If you are seeking consensus on an issue like electoral reform, you start with asking fundamental Canadian values that need to serve as guiding principles for whatever gets created. When you’ve got those answers — things like fairness, transparency, representation etc. you move to the next conversation. Then you could ask what ideas or suggestions are out there for creating an electoral system that serves those values? Once all the ideas are on the table, move into weighing the benefits and challenges of different options. What are the consequences, costs and impacts of each option? Where are the options aligned with values, and where do adjustments need to be made? What do people suggest? As a third phase of conversation, move to prioritizing solutions. And a way forward emerges that is durable and sustainable for the long term.

The right methods

There are techniques designed for these kinds of participatory, values based conversations on complex issues. And there are techniques that don’t serve these kinds of conversation, that don’t create the space for conversations that result in consensus. Techniques that DON’T serve these conversations include public hearings, town halls and online surveys. You will note these were the techniques used in the public consultation for electoral reform.

Techniques like open space, world cafe, deliberative forums, workshops and more allow opportunities for consensus to emerge.

If you approach a complex issue in this different way your chances of success are high. You could be talking about consensus, common ground and a way forward at the end of the project. I’d love to see a conversation on electoral reform re-start in this way. Wouldn’t you?

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What connects us is greater than what pulls us apart

 Hong Kong government officials participating in a session on how to meaningfully and effectively involve the public in decision-making.

Hong Kong government officials participating in a session on how to meaningfully and effectively involve the public in decision-making.

Recently I had the privilege of spending a few days working with Hong Kong government officials to improve how they interact with and involve the public on projects. I was asked to design and deliver a training program about public participation in environmental impact assessment. I did that. And I also had the opportunity to share the attitudes, behaviours and ways of being that make our relationships and communities stronger and more vibrant.

I’ve worked around the globe, most of the time in western democracies. Until now, I’ve never worked in Asia. Culturally and socially, this was an enormous opportunity for me to learn about the experiences, challenges and successes of others, and to share my experiences, lessons learned and best practices.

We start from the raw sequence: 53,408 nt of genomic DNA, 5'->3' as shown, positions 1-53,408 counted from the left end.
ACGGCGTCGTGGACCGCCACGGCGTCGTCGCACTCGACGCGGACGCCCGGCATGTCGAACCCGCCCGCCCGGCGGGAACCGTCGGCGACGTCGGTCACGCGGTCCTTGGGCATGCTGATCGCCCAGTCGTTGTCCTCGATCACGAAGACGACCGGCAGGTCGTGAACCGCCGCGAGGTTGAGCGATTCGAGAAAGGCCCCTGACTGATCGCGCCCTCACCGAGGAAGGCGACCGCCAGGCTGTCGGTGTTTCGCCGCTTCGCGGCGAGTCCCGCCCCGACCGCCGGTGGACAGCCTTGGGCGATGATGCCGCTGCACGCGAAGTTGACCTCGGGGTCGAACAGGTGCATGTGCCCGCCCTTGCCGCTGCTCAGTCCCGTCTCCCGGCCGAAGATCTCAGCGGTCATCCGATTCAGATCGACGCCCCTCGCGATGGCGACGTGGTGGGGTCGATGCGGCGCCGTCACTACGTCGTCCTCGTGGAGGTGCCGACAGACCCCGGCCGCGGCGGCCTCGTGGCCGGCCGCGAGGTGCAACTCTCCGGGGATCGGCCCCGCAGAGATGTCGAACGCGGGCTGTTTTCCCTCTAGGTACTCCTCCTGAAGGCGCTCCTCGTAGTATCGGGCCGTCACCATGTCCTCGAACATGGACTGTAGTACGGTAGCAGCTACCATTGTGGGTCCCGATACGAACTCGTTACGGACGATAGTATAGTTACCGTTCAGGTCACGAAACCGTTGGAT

Here are some highlights:

  • All human beings want the same things in the end. Safety, a better life for their children, a clean environment, a home, to be treated with respect etc. It doesn’t matter your culture, geography or the system of governance you live under, some things are universal.
  • Doing good work you can be proud of, and making a contribution to the world matters to all of us. The effort, energy and time required to thoughtfully complete a task reflects a sense of personal accomplishment and credibility.
  • Finding a way through the maze of human reactions, responses and concerns is something we all want to accomplish. No one wants to be mired or sidelined by conflict, controversy or opposition. We all have a deep desire to be seen as credible, trustworthy and responsive, and we each want tools and ideas to address the anger or opposition we face when trying to make positive change in our organizations and communities.
  • The values of respect and consideration run deep. Those values enable people to come together to find common ground and alignment, and ultimately to make better long-term decisions that reflect the values of the communities and public they serve. Your geography and political system are only context for the motivation to respect and be respected, and to find common ground with others.
 Co-creating opportunities for shared listening and learning.

Co-creating opportunities for shared listening and learning.

We all struggle with the tensions of addressing the concerns of the public, and the needs of our organizations.How do we find the middle ground? How do we balance divergent views?

  • Personally, we all strive to learn more, stretch our skills and knowledge, and be more open, caring and responsive.

It is in the attitudes and behaviours of how we show up that we make the biggest difference in this work and in the world. If you want to be seen as trustworthy, then you have to care, be committed and thoughtful.

These are ways of being that go far beyond your ability to share information or plan a project. In the end it is how you show up that matters.

I live in Canada, and this group of colleagues live in Hong Kong, and our geography, political environment, social norms, and culture are different. Our humanity, values, commitment and care about building stronger communities and improved long-term decisions are what connects us. I’m looking forward to my next trip to Hong Kong, and to continued learning, sharing and connection.